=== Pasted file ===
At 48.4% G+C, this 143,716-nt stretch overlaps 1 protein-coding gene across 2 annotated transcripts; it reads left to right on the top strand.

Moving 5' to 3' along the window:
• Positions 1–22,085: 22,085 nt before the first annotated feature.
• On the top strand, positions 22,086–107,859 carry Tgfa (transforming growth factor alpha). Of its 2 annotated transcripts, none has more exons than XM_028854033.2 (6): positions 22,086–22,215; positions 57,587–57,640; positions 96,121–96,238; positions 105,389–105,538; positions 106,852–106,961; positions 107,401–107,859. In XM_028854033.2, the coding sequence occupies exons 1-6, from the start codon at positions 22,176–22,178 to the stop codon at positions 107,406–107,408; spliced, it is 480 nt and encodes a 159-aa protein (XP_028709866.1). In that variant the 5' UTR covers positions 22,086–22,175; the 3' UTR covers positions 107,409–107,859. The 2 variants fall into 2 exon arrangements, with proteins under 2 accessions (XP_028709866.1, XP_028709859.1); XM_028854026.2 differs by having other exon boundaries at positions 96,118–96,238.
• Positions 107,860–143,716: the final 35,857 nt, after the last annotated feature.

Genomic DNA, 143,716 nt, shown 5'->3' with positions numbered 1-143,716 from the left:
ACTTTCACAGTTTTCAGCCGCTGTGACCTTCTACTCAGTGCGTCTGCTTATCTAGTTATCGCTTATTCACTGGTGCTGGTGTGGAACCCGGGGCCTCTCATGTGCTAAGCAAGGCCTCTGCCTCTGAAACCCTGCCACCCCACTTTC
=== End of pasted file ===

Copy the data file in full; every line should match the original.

At 48.4% G+C, this 143,716-nt stretch overlaps 1 protein-coding gene across 2 annotated transcripts; it reads left to right on the top strand.

Moving 5' to 3' along the window:
• Positions 1–22,085: 22,085 nt before the first annotated feature.
• On the top strand, positions 22,086–107,859 carry Tgfa (transforming growth factor alpha). Of its 2 annotated transcripts, none has more exons than XM_028854033.2 (6): positions 22,086–22,215; positions 57,587–57,640; positions 96,121–96,238; positions 105,389–105,538; positions 106,852–106,961; positions 107,401–107,859. In XM_028854033.2, the coding sequence occupies exons 1-6, from the start codon at positions 22,176–22,178 to the stop codon at positions 107,406–107,408; spliced, it is 480 nt and encodes a 159-aa protein (XP_028709866.1). In that variant the 5' UTR covers positions 22,086–22,175; the 3' UTR covers positions 107,409–107,859. The 2 variants fall into 2 exon arrangements, with proteins under 2 accessions (XP_028709866.1, XP_028709859.1); XM_028854026.2 differs by having other exon boundaries at positions 96,118–96,238.
• Positions 107,860–143,716: the final 35,857 nt, after the last annotated feature.

Genomic DNA, 143,716 nt, shown 5'->3' with positions numbered 1-143,716 from the left:
ACTTTCACAGTTTTCAGCCGCTGTGACCTTCTACTCAGTGCGTCTGCTTATCTAGTTATCGCTTATTCACTGGTGCTGGTGTGGAACCCGGGGCCTCTCATGTGCTAAGCAAGGCCTCTGCCTCTGAAACCCTGCCACCCCACTTTC